Hotel business picks up steam
Fresh off the heels of the strongest holiday period for hotel occupancy since at least 2006, Aspen and Snowmass Village are building healthy numbers for most of the remainder of the season, according to lodging-industry officials.
Aspen’s lodging industry had its strongest five-day stretch ever during the Christmas and New Year’s Day period since sophisticated data started being collected in 2006, according to Bill Tomcich, president of Stay Aspen Snowmass, a central bookings agency.
Aspen’s occupancy was 96 percent or greater from Dec. 27 through 31 and peaked at 97 percent on Dec. 28, he said.
In Snowmass Village, occupancy was at least 92 percent for four straight days and hit a peak of 94 percent on Dec. 27.
“No matter how you measure it, this was a really solid week for Aspen and Snowmass, and for the month overall, Aspen’s paid occupancies in December were 9.3 percent stronger than last year, and Snowmass’ paid occupancies were 15.9 percent stronger than last year,” Tomcich informed members of Stay Aspen Snowmass in an email.
Joe Raczak, general manager of the North of Nell Condominiums, said travelers responded to great snow conditions. His condos were fully occupied for two weeks during Christmas and New Year’s Day.
“December was great. Off the chart,” Raczak said. “After two bad years, we had a lot of pent-up demand.”
Ralf Garrison, director of Denver-based DestiMetrics, said destination resorts such as Aspen are benefiting from “snow equity” — great snow conditions at the end of last season. Most destination travelers have to plan vacations months in advance. When the economy is reasonably strong and there was good snow to end the prior season, they are more likely to book a ski trip, he said.
DestiMetrics is a company that collects and analyzes occupancy and reservation data for numerous resorts in the western U.S.
In general, Garrison said, destination travelers coming from out of state for an overnight trip are more dependent on the economy and less dependent on current snow conditions.
“It’s the local and regional skier that’s Pavlovian dog to the snow,” he said.
The second-home owners of Aspen-Snowmass are somewhat of a hybrid. They will react to current snow conditions more than destination travelers who stay in a hotel or lodge.
So are the strong numbers over the holidays a harbinger for the rest of the season? Tomcich said February and March look very strong in advance reservations compared with this time last season. January’s outlook isn’t as rosy. The business on the books for January, as of the end of December, is about even to the same point during the 2012-13 season, according to DestiMetrics.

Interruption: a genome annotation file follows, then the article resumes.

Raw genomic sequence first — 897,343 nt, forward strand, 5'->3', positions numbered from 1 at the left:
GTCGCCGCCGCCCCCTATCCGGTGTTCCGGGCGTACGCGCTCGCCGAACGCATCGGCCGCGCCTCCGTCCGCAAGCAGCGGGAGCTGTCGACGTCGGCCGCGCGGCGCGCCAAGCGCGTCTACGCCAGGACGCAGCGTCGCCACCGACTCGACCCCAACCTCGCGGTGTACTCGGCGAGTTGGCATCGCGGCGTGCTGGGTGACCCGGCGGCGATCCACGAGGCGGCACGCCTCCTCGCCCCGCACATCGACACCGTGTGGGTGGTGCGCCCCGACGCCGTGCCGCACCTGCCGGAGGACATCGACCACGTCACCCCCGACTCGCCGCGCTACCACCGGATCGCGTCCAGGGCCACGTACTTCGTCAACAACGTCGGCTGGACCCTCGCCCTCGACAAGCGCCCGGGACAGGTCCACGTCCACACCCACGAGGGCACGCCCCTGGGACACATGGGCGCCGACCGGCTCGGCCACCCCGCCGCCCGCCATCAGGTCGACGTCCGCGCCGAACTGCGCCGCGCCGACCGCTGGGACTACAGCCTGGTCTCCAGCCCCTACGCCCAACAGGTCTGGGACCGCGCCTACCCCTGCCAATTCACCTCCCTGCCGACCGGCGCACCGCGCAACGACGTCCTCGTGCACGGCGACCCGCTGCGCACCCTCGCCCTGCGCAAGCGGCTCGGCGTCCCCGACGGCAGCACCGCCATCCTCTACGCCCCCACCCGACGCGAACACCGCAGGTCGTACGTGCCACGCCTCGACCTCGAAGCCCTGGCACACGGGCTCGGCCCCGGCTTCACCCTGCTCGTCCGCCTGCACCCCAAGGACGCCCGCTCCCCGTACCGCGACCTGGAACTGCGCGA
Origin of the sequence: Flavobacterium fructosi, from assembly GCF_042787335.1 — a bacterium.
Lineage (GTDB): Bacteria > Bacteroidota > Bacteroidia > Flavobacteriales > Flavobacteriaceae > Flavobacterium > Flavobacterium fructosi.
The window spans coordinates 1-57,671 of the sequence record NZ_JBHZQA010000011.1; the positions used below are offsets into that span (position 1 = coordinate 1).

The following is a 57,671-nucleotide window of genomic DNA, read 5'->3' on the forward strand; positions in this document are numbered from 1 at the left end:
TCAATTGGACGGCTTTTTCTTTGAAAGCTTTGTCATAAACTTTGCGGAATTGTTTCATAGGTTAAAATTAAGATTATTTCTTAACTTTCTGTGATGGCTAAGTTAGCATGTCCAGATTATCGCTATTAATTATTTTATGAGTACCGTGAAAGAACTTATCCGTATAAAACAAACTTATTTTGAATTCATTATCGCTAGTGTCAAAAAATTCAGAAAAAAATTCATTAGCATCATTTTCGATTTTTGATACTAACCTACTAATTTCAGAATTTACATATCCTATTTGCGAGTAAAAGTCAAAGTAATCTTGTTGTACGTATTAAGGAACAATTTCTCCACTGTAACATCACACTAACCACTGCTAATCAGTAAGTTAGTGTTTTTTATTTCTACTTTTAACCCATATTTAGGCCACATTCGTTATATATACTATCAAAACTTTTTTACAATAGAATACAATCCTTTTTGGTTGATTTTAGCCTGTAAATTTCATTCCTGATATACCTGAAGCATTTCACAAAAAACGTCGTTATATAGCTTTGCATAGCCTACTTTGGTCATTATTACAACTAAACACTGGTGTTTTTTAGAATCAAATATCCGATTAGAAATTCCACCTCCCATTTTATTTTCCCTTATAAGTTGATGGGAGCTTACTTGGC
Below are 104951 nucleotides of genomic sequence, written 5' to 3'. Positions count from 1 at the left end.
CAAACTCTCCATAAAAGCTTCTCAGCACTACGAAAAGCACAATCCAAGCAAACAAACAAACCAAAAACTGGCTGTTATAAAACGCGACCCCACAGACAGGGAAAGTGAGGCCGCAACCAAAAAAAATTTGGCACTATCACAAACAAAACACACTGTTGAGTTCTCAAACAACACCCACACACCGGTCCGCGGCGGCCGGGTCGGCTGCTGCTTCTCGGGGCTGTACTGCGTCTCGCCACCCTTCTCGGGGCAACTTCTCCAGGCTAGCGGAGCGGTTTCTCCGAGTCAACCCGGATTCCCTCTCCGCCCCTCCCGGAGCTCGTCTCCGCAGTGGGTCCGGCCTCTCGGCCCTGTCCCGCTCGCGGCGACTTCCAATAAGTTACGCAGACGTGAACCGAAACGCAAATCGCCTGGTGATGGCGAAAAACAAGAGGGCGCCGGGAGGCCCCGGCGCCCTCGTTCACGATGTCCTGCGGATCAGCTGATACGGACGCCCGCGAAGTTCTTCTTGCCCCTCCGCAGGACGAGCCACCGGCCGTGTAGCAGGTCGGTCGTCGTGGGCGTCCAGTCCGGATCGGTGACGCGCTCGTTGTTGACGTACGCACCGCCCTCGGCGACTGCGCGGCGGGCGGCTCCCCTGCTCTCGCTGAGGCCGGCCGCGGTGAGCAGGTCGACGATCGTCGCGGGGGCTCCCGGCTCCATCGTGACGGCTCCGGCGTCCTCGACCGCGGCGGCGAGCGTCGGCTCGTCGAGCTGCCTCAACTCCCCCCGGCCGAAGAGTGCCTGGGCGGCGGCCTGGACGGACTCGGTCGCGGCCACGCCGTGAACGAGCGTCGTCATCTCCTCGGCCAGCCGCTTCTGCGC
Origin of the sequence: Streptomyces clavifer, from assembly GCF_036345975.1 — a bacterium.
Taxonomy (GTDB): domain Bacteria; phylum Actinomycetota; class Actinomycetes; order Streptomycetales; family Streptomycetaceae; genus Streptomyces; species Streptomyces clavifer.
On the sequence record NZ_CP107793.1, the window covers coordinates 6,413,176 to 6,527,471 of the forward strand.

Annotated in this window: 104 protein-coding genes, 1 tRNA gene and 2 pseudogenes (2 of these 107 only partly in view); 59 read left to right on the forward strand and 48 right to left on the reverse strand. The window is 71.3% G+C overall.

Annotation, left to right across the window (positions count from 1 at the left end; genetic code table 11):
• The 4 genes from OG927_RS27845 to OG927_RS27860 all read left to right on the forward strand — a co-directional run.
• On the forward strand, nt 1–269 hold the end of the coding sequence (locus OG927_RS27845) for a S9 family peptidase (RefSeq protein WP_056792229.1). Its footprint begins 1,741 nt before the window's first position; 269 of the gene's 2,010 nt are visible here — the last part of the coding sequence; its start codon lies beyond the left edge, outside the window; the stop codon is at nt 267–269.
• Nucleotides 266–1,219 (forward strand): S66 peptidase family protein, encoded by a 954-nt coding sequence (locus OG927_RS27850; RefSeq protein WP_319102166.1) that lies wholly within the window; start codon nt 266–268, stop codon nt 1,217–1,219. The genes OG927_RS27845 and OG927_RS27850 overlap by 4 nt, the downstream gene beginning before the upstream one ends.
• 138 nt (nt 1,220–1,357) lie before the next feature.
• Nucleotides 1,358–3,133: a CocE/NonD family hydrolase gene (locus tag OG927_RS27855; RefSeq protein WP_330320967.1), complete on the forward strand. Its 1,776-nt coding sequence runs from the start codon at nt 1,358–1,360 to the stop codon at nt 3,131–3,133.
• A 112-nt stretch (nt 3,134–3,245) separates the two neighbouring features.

The January occupancy rate for Aspen was at 66.3 percent at the end of December compared with 65.3 percent last season, DestiMetrics reported.
Australians are the missing ingredients this season. During the recession, Australian tourists inundated Aspen and Snowmass, especially in January when their schools were on break. The number of Aussies has sagged in recent seasons because of a less favorable exchange rate coupled with aggressive marketing by resorts in Japan and Canada, according to Tomcich and Raczak.
Raczak said his once-strong business from Australia will drop 25 percent in January compared with the same month last year, and that was down 25 percent from the year before. He said peers in the accommodations industry have reported similar numbers.
“January is going to be a disappointment in town,” Raczak predicted.
The silver lining for him is the strength of February and March at North of Nell. Tomcich said Aspen and Snowmass Village as a whole are looking at strong months in February and March.
He said expanded promotions from Aspen Skiing Co. are helping to drive business. One special package called the Perfect Storm was extended into the heart of ski season. Travelers can get a day of free lift tickets, rentals and lodging when they purchase at least a four-day package.
Skico also expanded a package called Kids Stay and Ski Free into March and April. Kids get one free lift ticket and a ski-package rental with a minimum purchase of a three-day adult lift ticket and rental.
The deals weren’t offered as late in the season in 2013, according to Tomcich.
Garrison said about 70 percent of the ski-season business for destination resorts like Aspen-Snowmass is locked in at this point. About 25 percent of the business is “in the bank” during the first six weeks of the season. Another 45 percent is on the books with deposits made on advance reservations. That doesn’t ensure a successful season. An economic problem or lack of snow over the remainder of the season could make it difficult to generate the remaining 30 percent of business, Garrison said.
“We are not ushering the fat lady off the stage by any stretch of the imagination,” he said.
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